For most forex traders, the best time of day to trade is during a specific continent’s market hours when European currency pairs such as EUR/USD show the best results, writes David Rodriguez of

In looking at the trading records of tens of thousands of forex traders, as well as talking with even more traders daily via Webinars, e-mail, and chat sessions, it quickly becomes apparent that most individual forex traders are what are called “range traders.”

It also becomes apparent that many of them have trouble becoming successful in forex because they are trading during the wrong time of day.

Most forex traders should trade during the late-US, Asian, or early-European trading sessions— essentially 2 pm to 6 am Eastern Time (New York), which is 7 pm to 11 am UK time.

These traders should avoid trading during the most active times of the trading day. Why? We’ve seen records for thousands of traders, and we’ve seen what works and what doesn’t. Here is a chart of the profitable trades in FXCM accounts in the five most popular pairs, displayed by the hour of day:

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You can see that this generally correlates with the low-volatility trading hours. Traders tend to see the best results during the low-volatility Asian session hours:

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This is because most individual forex traders use “range-trading” strategies, buying oversold currencies near support and selling overbought currencies near resistance. These tend to work well during low-volatility times, when support and resistance tends to hold. Range traders can incur significant losses when support or resistance is broken, which happens most often during the more volatile times of day.

NEXT PAGE: Do the Hours I Trade Matter?


Do the Hours I Trade Matter?
Yes, they matter a lot.

We have constructed a strategy that closely models your “typical” trader (you can find a full description of the model strategy at the end of this article). We simulated the strategy’s performance trading the EUR/USD 24 hours a day over the past ten years. The results are not good.

EUR/USD RSI Range Strategy Performance, Trading 24 Hours

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However, once we factor in the time of day, things become interesting. Let’s say you made a rule to only trade during low-volatility times.

This next chart shows the exact same strategy over the exact same time window, but the system does not open any trades during the most volatile time of day, 6 am to 2 pm ET (11 am to 7 pm London time). The difference is dramatic.

EUR/USD RSI Strategy, Restricted to Trade between 2:00 pm and 6:00 am ET

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By sticking to range trading only during the hours of 2 pm and 6 am ET, the typical trader would have been far more successful over the past ten years than the trader who ignored that time of day.

NEXT PAGE: What About Other Currency Pairs?


What About Other Currency Pairs?
Of course, not all currencies act the same. For example, the Japanese yen tends to see more volatility during Asian hours than the euro or British pound, since that is the Japanese business day.

We simulated the same strategy using several different possible time settings for the three major European pairs, EUR/USD, GBP/USD, and USD/CHF.

The below chart shows combined results for the strategy on the EUR/USD, GBP/USD, and USD/CHF during different time frames (in the New York time zone). As you can see, using this strategy overnight during the Asian and early-European session has yielded much better results than our baseline 24-hour RSI.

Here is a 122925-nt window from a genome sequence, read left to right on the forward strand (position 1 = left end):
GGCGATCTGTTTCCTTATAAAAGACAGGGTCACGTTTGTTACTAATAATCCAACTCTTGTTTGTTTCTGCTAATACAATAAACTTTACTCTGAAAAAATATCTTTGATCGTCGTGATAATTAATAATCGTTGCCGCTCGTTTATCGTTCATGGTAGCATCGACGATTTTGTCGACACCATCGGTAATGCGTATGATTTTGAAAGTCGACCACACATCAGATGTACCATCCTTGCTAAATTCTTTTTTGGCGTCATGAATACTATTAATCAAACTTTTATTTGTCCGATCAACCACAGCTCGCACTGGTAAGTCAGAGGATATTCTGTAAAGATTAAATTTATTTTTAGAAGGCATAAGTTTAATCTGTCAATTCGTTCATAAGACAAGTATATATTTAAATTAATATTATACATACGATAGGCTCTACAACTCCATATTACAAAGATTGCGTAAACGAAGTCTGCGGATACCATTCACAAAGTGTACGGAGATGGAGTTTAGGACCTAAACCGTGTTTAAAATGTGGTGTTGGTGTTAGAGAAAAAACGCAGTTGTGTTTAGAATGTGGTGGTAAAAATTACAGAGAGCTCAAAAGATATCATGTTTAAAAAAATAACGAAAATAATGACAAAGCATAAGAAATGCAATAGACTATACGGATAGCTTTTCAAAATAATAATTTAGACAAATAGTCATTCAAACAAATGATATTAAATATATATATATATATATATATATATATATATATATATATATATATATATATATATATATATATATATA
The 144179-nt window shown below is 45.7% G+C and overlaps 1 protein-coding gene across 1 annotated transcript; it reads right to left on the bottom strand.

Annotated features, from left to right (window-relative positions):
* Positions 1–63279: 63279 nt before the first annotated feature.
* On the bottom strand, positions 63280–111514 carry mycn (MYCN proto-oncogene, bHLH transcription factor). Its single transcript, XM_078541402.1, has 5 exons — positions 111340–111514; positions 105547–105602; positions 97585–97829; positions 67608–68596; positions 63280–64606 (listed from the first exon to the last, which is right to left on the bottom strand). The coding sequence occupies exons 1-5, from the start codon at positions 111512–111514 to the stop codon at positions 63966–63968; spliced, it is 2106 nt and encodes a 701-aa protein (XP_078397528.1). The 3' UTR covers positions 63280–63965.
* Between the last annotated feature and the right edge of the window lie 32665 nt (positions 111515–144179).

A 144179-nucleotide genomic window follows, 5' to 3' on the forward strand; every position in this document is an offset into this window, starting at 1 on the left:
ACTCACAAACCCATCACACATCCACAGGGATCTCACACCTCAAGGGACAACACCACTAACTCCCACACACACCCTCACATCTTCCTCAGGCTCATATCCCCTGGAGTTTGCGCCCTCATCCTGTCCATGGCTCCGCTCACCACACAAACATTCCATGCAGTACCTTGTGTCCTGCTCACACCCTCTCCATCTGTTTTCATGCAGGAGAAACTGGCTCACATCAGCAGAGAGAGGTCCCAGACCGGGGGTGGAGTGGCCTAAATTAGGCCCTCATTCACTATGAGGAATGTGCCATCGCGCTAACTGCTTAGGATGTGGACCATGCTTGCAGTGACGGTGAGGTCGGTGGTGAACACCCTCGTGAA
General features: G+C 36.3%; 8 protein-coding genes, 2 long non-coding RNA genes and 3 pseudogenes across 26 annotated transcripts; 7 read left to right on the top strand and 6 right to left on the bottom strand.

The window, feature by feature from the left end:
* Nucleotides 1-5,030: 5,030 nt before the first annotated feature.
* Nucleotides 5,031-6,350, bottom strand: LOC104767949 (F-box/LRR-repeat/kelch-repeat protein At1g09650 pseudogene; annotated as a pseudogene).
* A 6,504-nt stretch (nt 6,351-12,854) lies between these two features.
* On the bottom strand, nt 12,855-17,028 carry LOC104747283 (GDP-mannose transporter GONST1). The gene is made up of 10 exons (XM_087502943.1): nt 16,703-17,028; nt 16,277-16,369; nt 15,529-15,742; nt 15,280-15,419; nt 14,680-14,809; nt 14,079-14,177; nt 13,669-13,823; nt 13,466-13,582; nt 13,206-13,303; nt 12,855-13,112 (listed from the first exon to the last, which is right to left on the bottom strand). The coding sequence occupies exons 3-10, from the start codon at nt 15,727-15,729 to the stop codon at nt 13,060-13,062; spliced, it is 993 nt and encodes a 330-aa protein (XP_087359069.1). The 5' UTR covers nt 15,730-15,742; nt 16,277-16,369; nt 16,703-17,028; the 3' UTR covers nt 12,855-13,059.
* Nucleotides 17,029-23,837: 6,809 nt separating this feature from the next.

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We find that the same time filters work very well for the EUR/USD and USD/CHF, as they are closely correlated. The filters also work fairly well for the GBP/USD. You should range trade these currency pairs during the 2 pm to 6 am ET window.

Unfortunately, our optimal time window does not work well for Asian currencies. Our tests of different time windows on the USD/JPY, AUD/USD, and NZD/USD have not produced a single positive equity curve over the past six years. This is due to the fact that these currencies are more often subject to large moves during the Asian session than the European currencies.

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It is worth noting that the time of day can have a significant effect on returns in these currencies as well. Twenty-four-hour trading shows far greater losses than the other time windows.

Game Plan: What Strategy Should I Use?
Trade European currencies during “off hours” using a range-trading strategy.

Our data show that over the past ten years, many individual currency traders have been successful in range trading European currency pairs during the “off hours” of 2 pm-6 am ET (7 pm to 11 am UK time).

Many traders have been very unsuccessful trading these currencies during the volatile 6 am to 2 pm ET period. Asia-Pacific currencies can be difficult to range trade at any time of day due to the fact that they tend to have less-distinct periods of high and low volatility.

Model Strategy: Range Trading with RSI on a 15-Minute Chart
For our models, we simulated a “typical” trader using one of the most common and simple intraday range-trading strategies there is: following RSI on a 15-minute chart.

  • Entry Rule: When the 14-period RSI crosses above 30, buy at market on the open of the next bar. When RSI crosses below 70, sell at market on the open of the next bar
  • Filter: Strategy cannot enter trades between the “end hour" and the next “start hour"
  • Exit Rule: Strategy will exit a trade and flip direction when the opposite signal is triggered

As was shown earlier, this strategy has worked best over the past ten years using European currency pairs and setting the start hour to 2 pm and the end hour to 6 am Eastern time (New York).

By David Rodriguez, Quantitative Strategist,